University of Birmingham Exchange- By Rachel Wong

Last year I was fortunate enough to embark on a semester abroad studying at the University of Birmingham. I chose to study two of my law electives (Environmental Law and Human Rights and Criminal Justice) and another topic (Rural Livelihoods in West Africa) that contributed towards my arts degree.


The University of Birmingham had a very similar structure to Adelaide in their organisation and administration of courses, general university life, as well as the learning aspect. This made it incredibly easy for me to transition and settle in here. The methods of teaching and resources (like MyUni) used were similar, and the contact hours I had were comparable to Adelaide. They also used a lecture-tutorial structure to learning, even the running program of tutorials was the same (in the way of class discussions and the level of preparation needed for class). I found that the lecturers were kind and approachable, always making time to talk with you and see them outside of class. For my law subjects the most interesting aspect about it was that it was taught within the context of the United kingdom and Europe. This was new for me and had to familiarise myself with a different body of authority and the processes that the UK goes through.


Regarding my living situation, I decided to opt for university accommodation. I was placed in a flat with five other students who were first years, despite being in fourth year this was not a problem for me. In fact it made it easier for me because they were also new to Birmingham and looking to make friends since most students in the UK move for university. My friendships extended beyond the flat to the entire block and the ‘Ashcroft’ accommodation district. Conveniently, we had created Facebook groups to keep in touch and attend social events together. Since it is such a large university there were also many other international students (quite a few from Adelaide itself), and international societies organised many events for other international students like myself to make friends.


I was responsible for my own wellbeing, like: the cooking, cleaning, laundry, time management for study, and so on. This was important for me to discover the extent of my independent capabilities. My room was very spacious, and I shared the bathroom and kitchen with my flatmates. The college administration ensured that we wrote up a ‘living agreement’ so that there was no inequality in chores being carried out. Furthermore the accommodation was very safe, cameras everywhere and 24 hour security. Living in accommodation very near to the university campus was ideal, making it easy to go back and forth between classes and eating at home to save some money! Also, because many shops are built close to the university for student living, it was easy for me to buy groceries from the supermarket near by or even from the farmers market on campus. This included transportation options, there is a ‘university’ train station on campus especially for students and lecturers, I could be within the city centre in twenty minutes, or London in an hour and a half.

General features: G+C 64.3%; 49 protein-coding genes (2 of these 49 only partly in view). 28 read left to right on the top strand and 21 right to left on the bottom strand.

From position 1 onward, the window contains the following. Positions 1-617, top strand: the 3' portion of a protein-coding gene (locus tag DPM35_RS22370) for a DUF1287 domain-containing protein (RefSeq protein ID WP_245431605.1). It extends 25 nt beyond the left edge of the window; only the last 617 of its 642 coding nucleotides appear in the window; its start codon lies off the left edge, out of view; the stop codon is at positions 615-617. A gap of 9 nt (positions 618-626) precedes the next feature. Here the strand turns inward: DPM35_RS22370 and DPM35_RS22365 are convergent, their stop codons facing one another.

The university campus itself is beautiful. I was fortunate enough to be around in the Autumn term, which meant that the grounds were decorated with a thick layer of rustic leaves. I found that I spent a lot of my time around campus, especially in the law library, a cozy place that was great to get assignments and homework done. As an affiliate student for the semester, I only had assessments due at the end, this included a major assignment for each topic that I did. In terms of the social aspect of the university, Birmingham has many societies that you can join. After attending the university societies fair, I joint the Christian youth group, Baking Society as well as the University Chorus. I throughly enjoyed being involved with campus life, and being a part of other social groups meant even more opportunities to meet people with similar interests.


My time spent studying abroad is one of the best times of my life, and I do not regret going at all. I only wish that I could have gone for longer. The best part was having the opportunity to study and do some travel on the other side of the world, there are cheap flights to Europe constantly and the other advantage is that it is so close to the UK. It is a once in a lifetime experience living abroad as a student, something I recommend everyone to experience. I am so grateful for this opportunity that Study Abroad has made available to students. Contact me if you have any questions, I am happy to answer!

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